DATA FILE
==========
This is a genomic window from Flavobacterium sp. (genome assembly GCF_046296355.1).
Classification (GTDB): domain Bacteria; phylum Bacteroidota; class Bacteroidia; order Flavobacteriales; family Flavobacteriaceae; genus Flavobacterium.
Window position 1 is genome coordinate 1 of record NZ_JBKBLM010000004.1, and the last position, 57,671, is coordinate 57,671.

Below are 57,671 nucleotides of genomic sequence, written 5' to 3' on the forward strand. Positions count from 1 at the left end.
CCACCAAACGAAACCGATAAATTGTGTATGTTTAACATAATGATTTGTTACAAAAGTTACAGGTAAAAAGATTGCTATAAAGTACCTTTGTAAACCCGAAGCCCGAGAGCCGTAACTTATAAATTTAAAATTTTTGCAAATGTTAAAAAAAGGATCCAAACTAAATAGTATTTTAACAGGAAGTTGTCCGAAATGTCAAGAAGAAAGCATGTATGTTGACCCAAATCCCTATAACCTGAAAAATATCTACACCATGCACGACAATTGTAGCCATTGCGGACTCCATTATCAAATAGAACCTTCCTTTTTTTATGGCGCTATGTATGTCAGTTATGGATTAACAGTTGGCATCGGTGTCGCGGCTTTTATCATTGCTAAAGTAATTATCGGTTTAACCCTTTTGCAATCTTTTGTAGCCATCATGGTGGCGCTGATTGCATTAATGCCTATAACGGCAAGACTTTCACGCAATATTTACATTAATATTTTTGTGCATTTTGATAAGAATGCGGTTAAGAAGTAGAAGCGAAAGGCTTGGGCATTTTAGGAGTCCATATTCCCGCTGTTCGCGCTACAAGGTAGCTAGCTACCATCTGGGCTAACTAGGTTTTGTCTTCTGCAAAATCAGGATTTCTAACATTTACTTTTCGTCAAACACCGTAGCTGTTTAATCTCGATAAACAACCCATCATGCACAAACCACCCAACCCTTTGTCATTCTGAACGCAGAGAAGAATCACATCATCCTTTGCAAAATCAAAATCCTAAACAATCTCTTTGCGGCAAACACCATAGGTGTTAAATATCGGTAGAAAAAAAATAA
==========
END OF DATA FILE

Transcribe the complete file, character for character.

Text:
This is a genomic window from Flavobacterium sp. (genome assembly GCF_046296355.1).
Classification (GTDB): domain Bacteria; phylum Bacteroidota; class Bacteroidia; order Flavobacteriales; family Flavobacteriaceae; genus Flavobacterium.
Window position 1 is genome coordinate 1 of record NZ_JBKBLM010000004.1, and the last position, 57,671, is coordinate 57,671.

Below are 57,671 nucleotides of genomic sequence, written 5' to 3' on the forward strand. Positions count from 1 at the left end.
CCACCAAACGAAACCGATAAATTGTGTATGTTTAACATAATGATTTGTTACAAAAGTTACAGGTAAAAAGATTGCTATAAAGTACCTTTGTAAACCCGAAGCCCGAGAGCCGTAACTTATAAATTTAAAATTTTTGCAAATGTTAAAAAAAGGATCCAAACTAAATAGTATTTTAACAGGAAGTTGTCCGAAATGTCAAGAAGAAAGCATGTATGTTGACCCAAATCCCTATAACCTGAAAAATATCTACACCATGCACGACAATTGTAGCCATTGCGGACTCCATTATCAAATAGAACCTTCCTTTTTTTATGGCGCTATGTATGTCAGTTATGGATTAACAGTTGGCATCGGTGTCGCGGCTTTTATCATTGCTAAAGTAATTATCGGTTTAACCCTTTTGCAATCTTTTGTAGCCATCATGGTGGCGCTGATTGCATTAATGCCTATAACGGCAAGACTTTCACGCAATATTTACATTAATATTTTTGTGCATTTTGATAAGAATGCGGTTAAGAAGTAGAAGCGAAAGGCTTGGGCATTTTAGGAGTCCATATTCCCGCTGTTCGCGCTACAAGGTAGCTAGCTACCATCTGGGCTAACTAGGTTTTGTCTTCTGCAAAATCAGGATTTCTAACATTTACTTTTCGTCAAACACCGTAGCTGTTTAATCTCGATAAACAACCCATCATGCACAAACCACCCAACCCTTTGTCATTCTGAACGCAGAGAAGAATCACATCATCCTTTGCAAAATCAAAATCCTAAACAATCTCTTTGCGGCAAACACCATAGGTGTTAAATATCGGTAGAAAAAAAATAA